Myths and Legends
Glastonbury has been held to be a sacred place for centuries and is steeped not only in history, but also in myth and legend. It is important to understand the differences between historical record and myths and legends; otherwise we might begin to confuse them. History ends up being presented as ‘myth’ or ‘legend’, and vice versa. Historical evidence presents details that have been recorded and can be verified. In the Glastonbury timeline, we see a clear historical pattern emerging with the Benedictine Abbey and there are traceable factual accounts from around 600 A.D. onwards.
Legends are loosely based upon historical figures or facts which have then been embellished with the oral telling over the years. Examples of these include the story of the visit of Joseph of Arimathea, bringing the young Jesus to Glastonbury and building the first small wattle church. The tales of King Arthur and Guinevere being buried here, and of St. Collen banishing Gwyn ap Nudd and the fairy realm from Glastonbury Tor, are other examples of what we regard as “legend”.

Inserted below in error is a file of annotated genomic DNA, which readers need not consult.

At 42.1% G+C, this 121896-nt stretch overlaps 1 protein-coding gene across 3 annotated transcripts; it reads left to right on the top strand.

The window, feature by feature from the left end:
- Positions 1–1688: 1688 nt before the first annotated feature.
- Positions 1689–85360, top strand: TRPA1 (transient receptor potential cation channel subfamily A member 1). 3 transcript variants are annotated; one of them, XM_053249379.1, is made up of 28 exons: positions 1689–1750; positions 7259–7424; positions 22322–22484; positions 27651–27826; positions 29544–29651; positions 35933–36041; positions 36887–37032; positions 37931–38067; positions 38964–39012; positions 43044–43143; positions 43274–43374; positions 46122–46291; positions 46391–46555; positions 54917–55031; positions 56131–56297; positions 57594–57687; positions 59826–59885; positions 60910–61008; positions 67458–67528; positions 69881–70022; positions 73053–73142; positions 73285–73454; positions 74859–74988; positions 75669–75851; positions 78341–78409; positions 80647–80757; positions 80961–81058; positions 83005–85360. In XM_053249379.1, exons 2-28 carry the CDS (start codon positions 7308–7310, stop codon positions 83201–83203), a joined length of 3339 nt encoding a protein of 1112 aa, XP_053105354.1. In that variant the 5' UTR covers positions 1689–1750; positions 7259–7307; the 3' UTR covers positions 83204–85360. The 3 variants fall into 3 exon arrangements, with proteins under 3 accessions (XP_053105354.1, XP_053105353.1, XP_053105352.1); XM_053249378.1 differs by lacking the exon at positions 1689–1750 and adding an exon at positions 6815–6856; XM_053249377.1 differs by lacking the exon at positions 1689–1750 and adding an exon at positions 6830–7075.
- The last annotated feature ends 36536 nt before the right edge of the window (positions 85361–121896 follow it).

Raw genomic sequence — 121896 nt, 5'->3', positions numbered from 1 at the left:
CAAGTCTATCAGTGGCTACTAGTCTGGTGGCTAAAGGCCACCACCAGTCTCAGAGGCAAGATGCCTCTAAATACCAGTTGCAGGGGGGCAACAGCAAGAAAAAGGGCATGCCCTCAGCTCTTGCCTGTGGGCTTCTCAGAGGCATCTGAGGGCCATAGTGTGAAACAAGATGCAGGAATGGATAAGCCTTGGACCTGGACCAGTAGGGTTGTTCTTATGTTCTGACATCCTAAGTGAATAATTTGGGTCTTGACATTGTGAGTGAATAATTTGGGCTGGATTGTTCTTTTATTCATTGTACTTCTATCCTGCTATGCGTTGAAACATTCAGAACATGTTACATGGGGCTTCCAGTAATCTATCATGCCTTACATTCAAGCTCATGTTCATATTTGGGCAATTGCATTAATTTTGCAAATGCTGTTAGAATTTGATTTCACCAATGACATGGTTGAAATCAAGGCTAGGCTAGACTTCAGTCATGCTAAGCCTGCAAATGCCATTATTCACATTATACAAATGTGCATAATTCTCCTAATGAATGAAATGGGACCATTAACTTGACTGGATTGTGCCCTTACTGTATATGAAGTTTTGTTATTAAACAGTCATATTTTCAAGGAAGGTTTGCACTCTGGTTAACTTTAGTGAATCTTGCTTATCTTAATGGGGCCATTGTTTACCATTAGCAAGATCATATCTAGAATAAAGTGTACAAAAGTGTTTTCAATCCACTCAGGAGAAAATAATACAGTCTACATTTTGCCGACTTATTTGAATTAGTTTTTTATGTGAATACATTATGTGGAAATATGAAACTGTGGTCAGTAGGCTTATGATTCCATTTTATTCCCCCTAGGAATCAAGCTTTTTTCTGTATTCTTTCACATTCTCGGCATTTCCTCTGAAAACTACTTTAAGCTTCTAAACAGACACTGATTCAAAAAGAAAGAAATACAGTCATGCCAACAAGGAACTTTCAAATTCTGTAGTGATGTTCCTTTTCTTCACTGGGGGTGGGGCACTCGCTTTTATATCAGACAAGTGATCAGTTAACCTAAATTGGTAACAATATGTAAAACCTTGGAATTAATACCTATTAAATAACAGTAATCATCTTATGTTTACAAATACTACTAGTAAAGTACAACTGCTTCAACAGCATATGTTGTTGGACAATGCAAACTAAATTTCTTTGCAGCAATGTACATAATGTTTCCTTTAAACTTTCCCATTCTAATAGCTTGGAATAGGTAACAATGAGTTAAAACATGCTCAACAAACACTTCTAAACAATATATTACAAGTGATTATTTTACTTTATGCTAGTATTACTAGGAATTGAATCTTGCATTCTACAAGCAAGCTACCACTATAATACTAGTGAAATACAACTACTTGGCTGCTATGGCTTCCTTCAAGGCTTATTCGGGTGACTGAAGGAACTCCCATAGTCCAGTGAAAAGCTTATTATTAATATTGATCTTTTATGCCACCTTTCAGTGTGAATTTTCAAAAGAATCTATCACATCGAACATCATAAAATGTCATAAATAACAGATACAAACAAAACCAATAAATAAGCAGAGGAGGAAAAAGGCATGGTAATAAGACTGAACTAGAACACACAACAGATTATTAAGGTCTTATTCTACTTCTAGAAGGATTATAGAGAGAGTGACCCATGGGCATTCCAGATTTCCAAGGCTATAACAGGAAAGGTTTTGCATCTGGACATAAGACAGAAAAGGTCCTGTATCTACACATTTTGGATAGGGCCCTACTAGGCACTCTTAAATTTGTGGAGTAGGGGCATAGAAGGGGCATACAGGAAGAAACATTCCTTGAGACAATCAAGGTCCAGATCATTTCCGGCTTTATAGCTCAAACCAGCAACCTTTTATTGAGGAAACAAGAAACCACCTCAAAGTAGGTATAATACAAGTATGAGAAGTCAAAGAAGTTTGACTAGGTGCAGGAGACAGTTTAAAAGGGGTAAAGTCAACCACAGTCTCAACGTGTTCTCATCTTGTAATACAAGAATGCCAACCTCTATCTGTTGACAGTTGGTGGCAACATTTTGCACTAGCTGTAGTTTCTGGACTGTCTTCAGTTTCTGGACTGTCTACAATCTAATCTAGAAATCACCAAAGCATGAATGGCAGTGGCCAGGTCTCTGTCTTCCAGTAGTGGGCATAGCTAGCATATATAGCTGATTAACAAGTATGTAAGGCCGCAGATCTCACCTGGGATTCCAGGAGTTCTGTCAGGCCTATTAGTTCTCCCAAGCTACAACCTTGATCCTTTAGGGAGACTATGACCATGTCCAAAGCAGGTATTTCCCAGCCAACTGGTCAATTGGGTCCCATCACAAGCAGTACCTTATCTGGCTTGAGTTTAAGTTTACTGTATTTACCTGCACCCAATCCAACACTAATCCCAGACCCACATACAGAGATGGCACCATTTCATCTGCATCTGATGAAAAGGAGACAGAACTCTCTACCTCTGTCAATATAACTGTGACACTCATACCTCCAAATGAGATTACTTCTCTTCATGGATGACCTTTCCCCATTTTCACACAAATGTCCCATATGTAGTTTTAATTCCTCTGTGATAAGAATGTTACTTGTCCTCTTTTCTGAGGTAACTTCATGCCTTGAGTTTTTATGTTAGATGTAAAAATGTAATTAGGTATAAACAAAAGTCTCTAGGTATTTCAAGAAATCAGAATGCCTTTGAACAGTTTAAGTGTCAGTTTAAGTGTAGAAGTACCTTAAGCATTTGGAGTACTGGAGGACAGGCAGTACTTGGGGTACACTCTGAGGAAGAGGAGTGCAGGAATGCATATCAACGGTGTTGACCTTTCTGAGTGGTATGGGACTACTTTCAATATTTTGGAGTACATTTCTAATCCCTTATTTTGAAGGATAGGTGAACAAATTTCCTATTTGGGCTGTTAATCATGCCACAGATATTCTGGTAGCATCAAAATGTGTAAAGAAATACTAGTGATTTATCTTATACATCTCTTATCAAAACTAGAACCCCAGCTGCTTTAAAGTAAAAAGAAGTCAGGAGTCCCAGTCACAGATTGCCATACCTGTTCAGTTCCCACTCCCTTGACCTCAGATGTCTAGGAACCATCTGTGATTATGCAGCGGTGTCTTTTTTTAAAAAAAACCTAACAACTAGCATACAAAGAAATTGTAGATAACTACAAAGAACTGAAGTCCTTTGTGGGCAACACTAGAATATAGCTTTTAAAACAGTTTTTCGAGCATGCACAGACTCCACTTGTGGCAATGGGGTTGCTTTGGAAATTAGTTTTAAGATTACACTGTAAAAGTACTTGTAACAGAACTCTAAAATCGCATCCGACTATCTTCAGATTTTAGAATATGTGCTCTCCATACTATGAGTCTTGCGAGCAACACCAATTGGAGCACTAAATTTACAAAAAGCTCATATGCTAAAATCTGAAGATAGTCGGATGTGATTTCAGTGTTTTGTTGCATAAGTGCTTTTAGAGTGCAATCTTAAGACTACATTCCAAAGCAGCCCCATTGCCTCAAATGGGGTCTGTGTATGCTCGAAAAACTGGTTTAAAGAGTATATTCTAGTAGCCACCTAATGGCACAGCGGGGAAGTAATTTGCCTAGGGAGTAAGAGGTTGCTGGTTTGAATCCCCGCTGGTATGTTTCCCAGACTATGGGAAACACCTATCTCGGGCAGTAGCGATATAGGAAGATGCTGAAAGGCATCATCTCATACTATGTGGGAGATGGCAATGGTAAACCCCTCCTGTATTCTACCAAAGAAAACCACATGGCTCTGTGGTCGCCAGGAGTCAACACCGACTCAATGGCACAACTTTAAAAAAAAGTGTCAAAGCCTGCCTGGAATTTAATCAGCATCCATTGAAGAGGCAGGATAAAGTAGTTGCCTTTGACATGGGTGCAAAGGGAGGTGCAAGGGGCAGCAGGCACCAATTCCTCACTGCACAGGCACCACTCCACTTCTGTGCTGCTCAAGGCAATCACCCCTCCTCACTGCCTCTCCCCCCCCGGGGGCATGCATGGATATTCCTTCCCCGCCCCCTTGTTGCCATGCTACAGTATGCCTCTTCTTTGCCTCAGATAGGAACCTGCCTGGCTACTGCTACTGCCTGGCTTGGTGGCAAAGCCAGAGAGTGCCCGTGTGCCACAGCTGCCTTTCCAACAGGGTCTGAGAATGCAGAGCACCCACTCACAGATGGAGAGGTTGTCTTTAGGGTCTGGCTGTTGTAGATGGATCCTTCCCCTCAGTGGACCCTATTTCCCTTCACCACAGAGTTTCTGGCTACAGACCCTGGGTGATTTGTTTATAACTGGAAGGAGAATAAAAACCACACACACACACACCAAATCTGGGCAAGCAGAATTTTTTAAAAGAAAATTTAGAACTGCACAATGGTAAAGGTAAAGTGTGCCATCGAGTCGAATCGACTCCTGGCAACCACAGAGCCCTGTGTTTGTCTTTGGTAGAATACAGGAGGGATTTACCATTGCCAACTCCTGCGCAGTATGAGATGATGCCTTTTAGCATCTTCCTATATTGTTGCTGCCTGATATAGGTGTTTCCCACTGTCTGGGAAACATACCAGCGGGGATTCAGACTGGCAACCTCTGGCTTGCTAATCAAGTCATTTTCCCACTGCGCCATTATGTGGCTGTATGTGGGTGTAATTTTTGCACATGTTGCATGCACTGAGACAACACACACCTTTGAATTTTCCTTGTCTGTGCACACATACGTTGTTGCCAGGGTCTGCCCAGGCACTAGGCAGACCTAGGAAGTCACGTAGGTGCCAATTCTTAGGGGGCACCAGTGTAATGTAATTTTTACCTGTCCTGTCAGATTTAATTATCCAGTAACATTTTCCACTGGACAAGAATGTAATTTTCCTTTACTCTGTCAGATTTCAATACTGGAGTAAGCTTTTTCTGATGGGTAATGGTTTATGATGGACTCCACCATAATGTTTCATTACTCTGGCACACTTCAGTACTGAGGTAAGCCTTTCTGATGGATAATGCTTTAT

Myths are archetypal stories of the human journey through life. They serve as a fundamental character type in the worldview of a populace. They may have no basis in recorded historical fact but are reflecting real, human experiences. Glastonbury examples are the stories of the wounded Arthur being rowed to the Isle of Avalon, the nine Morgens, and the fairy kingdom of Gwyn Ap Nudd under the Tor.
It is important not to be too preoccupied with trying to pin down myths and legends to solid historical facts. Though they have little basis in established history, they can be powerful tools for spiritual experience and transformation. They are a living part of our oral history. The stories themselves are reflecting real human experiences in vivid terms and are helpful in the awakening of the individual to the numinous realities of the place.
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